4

If $|A|=\omega_\alpha$, there are $\omega+|\alpha|$ cardinal numbers less than or equal $|A|$ and hence $\omega+|\alpha|$ equivalence classes under $\sim$. Thus, the answer is $\max\{\omega,|\alpha|\}$. (I am assuming the axiom of choice here, as otherwise matters get really messy.)


4

$S$ is a union of open balls. $S$ is a countable union of open balls. .. or of Cartesian products of open intervals. $S$ is $\{x\in\mathbb R^n\mid f(x)>0 \}$ for some continuous function $f:\mathbb R^n\to \mathbb R$. $S$ is $\{x\in\mathbb R^n\mid f(x)>0 \}$ for some $\mathcal C^\infty$ function $f:\mathbb R^n\to \mathbb R$. $S$ is $\{x\in\mathbb R^n\...


3

The proof almost works, except for here: [...] so that $x \notin C, y \in B$ If the set $B$ is empty, then it won't be possible to find such a $y\in B$, and so we won't be able to form the tuple $\langle x,y \rangle$ or say anything about it. In fact, if $A$ or $B$ is empty, then $A\times B = \varnothing$, in which case $A \times B$ is a subset of ...


3

You know that $6=x^2+k$ and $9=y^2+k$, for some integers $x$ and $y$ with $-3\le x<k$ and $-3\le y<k$. In particular $y^2-x^2=3$. There are only a few cases for this: $y+x=1$, $y-x=3$ $y+x=-1$, $y-x=-3$ $y+x=3$, $y-x=1$ $y+x=-3$, $y-x=-1$ Can you go on?


3

In expansion of my comment, this is true assuming the axiom of choice. If $A$ and $B$ are sets, they are in bijection with cardinals $\kappa$, $\mu$ respectively. Then, $\kappa \in \mu$, $\mu \in \kappa$, or $\mu = \kappa$. In each case, have have an injection (i.e. inclusion\equality).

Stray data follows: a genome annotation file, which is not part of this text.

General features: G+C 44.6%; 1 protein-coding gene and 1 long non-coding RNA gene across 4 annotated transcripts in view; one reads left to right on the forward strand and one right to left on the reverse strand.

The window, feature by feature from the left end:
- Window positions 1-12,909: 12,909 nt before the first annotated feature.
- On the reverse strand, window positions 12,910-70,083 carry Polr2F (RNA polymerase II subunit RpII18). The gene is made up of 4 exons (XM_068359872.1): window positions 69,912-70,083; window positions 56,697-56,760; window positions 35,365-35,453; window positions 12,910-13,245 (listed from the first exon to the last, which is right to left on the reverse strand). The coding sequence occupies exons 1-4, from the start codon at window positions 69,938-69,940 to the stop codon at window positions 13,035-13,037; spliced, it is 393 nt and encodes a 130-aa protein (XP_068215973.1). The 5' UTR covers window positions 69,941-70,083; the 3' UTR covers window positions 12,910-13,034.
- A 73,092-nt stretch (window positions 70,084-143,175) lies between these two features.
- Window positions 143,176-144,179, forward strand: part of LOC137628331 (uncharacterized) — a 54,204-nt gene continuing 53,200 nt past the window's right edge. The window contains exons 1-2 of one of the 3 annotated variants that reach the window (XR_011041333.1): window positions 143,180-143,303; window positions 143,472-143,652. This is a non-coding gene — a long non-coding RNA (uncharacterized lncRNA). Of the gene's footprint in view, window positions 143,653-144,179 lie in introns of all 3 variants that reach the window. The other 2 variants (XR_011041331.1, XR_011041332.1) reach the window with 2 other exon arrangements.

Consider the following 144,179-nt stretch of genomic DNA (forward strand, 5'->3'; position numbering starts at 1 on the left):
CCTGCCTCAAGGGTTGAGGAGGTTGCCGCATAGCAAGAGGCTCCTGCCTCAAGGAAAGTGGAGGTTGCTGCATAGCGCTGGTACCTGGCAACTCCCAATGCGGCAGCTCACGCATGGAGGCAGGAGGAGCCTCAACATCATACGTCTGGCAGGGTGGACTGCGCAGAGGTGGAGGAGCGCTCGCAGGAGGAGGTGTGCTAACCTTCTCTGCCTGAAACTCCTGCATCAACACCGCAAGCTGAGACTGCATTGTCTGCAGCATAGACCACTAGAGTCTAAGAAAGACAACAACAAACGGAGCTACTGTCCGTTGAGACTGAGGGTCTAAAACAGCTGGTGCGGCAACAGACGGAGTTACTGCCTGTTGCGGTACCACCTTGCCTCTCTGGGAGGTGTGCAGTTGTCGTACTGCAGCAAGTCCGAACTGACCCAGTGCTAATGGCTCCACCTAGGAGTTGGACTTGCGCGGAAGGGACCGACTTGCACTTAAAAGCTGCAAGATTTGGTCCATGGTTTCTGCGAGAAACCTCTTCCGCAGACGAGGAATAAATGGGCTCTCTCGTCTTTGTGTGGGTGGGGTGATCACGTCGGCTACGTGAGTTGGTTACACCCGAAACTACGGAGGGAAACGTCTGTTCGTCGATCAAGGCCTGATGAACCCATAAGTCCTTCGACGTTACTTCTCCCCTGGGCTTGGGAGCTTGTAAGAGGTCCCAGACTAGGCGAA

3

As others have stated, $\emptyset$ is a set with no elements and $\{\emptyset\}$ is a set with one element. Therefore these two sets can't be equal. To address your specific question: As for b. the empty set is empty therefore it can not include elements or be a subset (else from the empty set itself), is this claim concludes that $\{\emptyset\}\...


2

As Asaf points out, Konig's Theorem applies here. It states (Jech, Set Theory, Millenium Edition, Theorem 5.10): If $\kappa_i < \lambda_i$ for all $i \in I$, then $$ \sum_{i\in I} \kappa_i < \prod_{i\in I} \lambda_i. \tag{Konig} $$ Take $I = \Bbb N$, and for all $n\in I$, $\kappa_n = \lvert A_n\rvert$, $\lambda_n = \lvert A \rvert$. Then by (...


2

Especially the first part of this answers your question. I read in the comments that there were more difficulties so decided to give a more complete answer. Let $S$ be a successor-set. If $\mathcal A:=\{B\in\wp(S)\mid B\text{ is a successor set}\}$ then $S\in\mathcal A$. This guarantees that $\cap\mathcal A$ is a well defined subset of $S$. Secondly ...


2

Vacuous truth "all elements of A are not elements of B" is NOT the same as saying "there is an element of A that is not an element of B". $\forall x \in A; x \not \in B$ is NOT enough to show $A \not \subset B$. To show $A \not \subset B$ you must show $\exists x \in A; x \not \in B$ and you can not do that if $A = \emptyset$. To pound it home. $A \...


2

"$X$ is a subset of $A$", in symbols $X\subset A,$ means $\forall x(x\in X\implies x\in A).$ If $X$ has no elements, this is true vacuously; hence $\emptyset\subset A,$ i.e., the empty set is a subset of $A.$ "$X$ is disjoint from $A$", in symbols $X\cap A=\emptyset,$ means $\forall x(x\in X\implies x\notin A).$ If $X$ has no elements, this is true ...